- Linebackers have never been popular early picks for the Patriots. They drafted 10 players identified as linebackers, but only two were taken among the top 180 players. Both of those choices came last year with Jerod Mayo (No. 10) and Shawn Crable (No. 78.) The other eight LBs averaged No. 204. Overall, Belichick preferred to get his linebackers from free agency with guys like Rosevelt Colvin, Adalius Thomas, Junior Seau, Mike Vrabel, Chad Brown, Roman Phifer, Bryan Cox, etc. Pioli has acquired Vrabel and Zach Thomas. Look familiar?
- If there’s a running back drafted, it likely won’t be early. Seven RBs were taken, but only two were above No. 100 and those have to be considered disappointments: J.R. Redmond (2000/3rd) and Laurence Maroney (2006/1st).
- Generally, Pioli will draft a quarterback every other year. The Patriots selected quarterbacks in ’00, ’02, ’03, ’05 and ’08. The highest pick used on a passer was last year when San Diego State QB Kevin O’Connell was taken with the 94th pick (third round). The average draft position of those five quarterbacks was No. 168.
- If Pioli works like Belichick, he’ll be partial to players from programs where he has inside information. That would be schools that have coaches from the Parcells/Belichick tree. Places like Alabama (Nick Saban), Virginia (Al Groh), Fresno State (Pat Hill), Notre Dame (Charlie Weis) and a few others.
- The Patriots have always been partial to players who have shown versatililty. Defensive lineman that can play inside and outside. Linebackers who can play inside and outside. Blockers who can play all five offensive line positions. Tight ends who can be an H-Back or even a fullback.
I won’t bother to guess at names, because that’s exactly what it would be, and there are enough other places that will guess on who the Chiefs might select. But I will guess on this: by the time Pioli/Haley are done selecting in the ’09 NFL Draft they will have selected a wide receiver, tight end, guard, tackle, defensive end, defensive tackle and outside linebacker.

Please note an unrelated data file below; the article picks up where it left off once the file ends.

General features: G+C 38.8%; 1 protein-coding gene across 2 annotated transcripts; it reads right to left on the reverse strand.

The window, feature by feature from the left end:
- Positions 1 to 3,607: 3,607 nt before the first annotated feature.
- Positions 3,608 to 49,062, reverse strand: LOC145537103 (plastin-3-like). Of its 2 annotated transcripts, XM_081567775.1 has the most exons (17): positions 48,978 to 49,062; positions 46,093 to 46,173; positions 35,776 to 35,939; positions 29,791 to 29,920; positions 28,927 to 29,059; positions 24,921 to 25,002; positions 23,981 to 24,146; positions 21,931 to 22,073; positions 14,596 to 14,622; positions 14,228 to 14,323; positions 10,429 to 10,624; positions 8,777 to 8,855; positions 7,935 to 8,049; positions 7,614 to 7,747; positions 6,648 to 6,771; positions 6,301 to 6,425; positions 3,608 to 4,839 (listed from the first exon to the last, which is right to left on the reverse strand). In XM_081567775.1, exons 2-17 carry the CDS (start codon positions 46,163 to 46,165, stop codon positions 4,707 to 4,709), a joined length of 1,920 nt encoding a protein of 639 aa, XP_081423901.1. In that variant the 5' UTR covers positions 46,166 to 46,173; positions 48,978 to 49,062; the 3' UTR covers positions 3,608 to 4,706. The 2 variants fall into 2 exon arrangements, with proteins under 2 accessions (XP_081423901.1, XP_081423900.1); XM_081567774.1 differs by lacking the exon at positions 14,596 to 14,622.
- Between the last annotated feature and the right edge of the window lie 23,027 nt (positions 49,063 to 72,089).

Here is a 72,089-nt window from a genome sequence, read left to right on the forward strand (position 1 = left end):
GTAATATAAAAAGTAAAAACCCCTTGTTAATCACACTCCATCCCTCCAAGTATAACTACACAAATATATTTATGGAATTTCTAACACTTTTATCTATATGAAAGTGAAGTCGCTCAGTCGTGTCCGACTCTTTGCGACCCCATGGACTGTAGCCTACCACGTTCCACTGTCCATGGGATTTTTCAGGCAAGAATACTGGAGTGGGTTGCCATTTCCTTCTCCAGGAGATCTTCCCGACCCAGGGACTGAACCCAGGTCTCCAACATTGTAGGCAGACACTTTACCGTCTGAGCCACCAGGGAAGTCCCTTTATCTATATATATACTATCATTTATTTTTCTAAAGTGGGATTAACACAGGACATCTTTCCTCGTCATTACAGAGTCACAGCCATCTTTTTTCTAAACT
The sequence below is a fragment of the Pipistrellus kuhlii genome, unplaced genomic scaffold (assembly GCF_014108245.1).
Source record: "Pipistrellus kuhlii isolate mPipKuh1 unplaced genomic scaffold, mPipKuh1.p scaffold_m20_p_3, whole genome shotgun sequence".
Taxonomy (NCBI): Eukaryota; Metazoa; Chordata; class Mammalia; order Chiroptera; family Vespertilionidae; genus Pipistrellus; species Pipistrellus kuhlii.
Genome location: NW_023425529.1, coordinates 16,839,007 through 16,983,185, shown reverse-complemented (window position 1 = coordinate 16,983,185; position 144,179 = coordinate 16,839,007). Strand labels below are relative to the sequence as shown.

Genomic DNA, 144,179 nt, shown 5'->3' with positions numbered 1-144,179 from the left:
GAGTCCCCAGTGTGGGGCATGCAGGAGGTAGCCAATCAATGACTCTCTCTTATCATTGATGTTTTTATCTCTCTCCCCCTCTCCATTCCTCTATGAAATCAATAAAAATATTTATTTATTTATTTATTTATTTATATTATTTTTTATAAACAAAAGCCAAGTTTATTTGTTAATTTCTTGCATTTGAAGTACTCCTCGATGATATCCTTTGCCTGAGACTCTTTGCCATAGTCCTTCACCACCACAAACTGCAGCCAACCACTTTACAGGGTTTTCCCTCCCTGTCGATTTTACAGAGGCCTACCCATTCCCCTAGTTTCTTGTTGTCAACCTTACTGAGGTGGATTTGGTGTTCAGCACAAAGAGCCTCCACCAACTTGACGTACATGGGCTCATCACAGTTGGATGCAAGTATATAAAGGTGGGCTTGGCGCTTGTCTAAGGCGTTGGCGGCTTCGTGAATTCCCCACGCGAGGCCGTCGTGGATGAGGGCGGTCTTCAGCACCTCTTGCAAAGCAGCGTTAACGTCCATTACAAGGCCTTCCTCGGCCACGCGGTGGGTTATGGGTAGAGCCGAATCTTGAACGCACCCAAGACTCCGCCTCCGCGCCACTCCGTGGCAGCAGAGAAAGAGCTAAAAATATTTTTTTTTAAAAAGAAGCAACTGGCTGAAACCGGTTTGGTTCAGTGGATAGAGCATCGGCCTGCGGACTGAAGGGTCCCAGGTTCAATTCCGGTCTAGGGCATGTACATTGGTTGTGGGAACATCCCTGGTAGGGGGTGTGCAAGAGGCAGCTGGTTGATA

And I will really go out on a limb and provide the rounds those positions will be drafted:
- First: Tackle
- Third: Defensive End
- Fourth: Wide Receiver
- Fifth: Guard
- Sixth: Tight End
- Seventh: Outside Linebacker and defensive tackle.
The fun and the future of the Chiefs begins at 3 o’clock Saturday afternoon.
CASSEL ON THE STUMP FOR MADDEN ’09
It comes with becoming a starting quarterback in the NFL. Matt Cassel was in New York late this week, helping publicize the Madden ’09 game.
Of course, the New York media wasn’t interested in the Chiefs. They wanted to know how Cassel felt about getting thrown in the middle of the Denver-Cutler-Chicago-Orton controversy-soap opera-trade. Remember, it was the Broncos late pursuit of Cassel from the Patriots that got the whole thing rolling in Denver.
“It’s weird because I didn’t have anything to do with it,” Cassel told the Associated Press. “I was just a name in the mix, I guess. … Unfortunately, that’s how the NFL works sometimes.
“Jay now is on a different team. (Kyle) Orton’s on a different team. Everything works out in weird ways in the NFL.”
And every time the saga is mentioned, so is Cassel’s name.
“I still don’t know how it all went down,” he said, “but that’s football for you.”
SIGNINGS & MOVEMENT AROUND THE NFL
BENGALS – re-signed FB Jeremi Johnson.
REDSKINS – signed OT Mike Williams (former Bills No. 1 choice); released P Dirk Johnson.
STEELERS – signed DB Keiwan Ratliff (Colts).
SAY HAPPY BIRTHDAY …
Born on April 25, 1954 in Lawrence, Mass. Was LB Dave Rozumek. He joined the Chiefs as a 15th-round choice, pick No. 420, out of the University of New Hampshire in the 1976 NFL Draft. Rozumek played four seasons for the Chiefs (1976-79), appearing in 45 games, with 16 starts.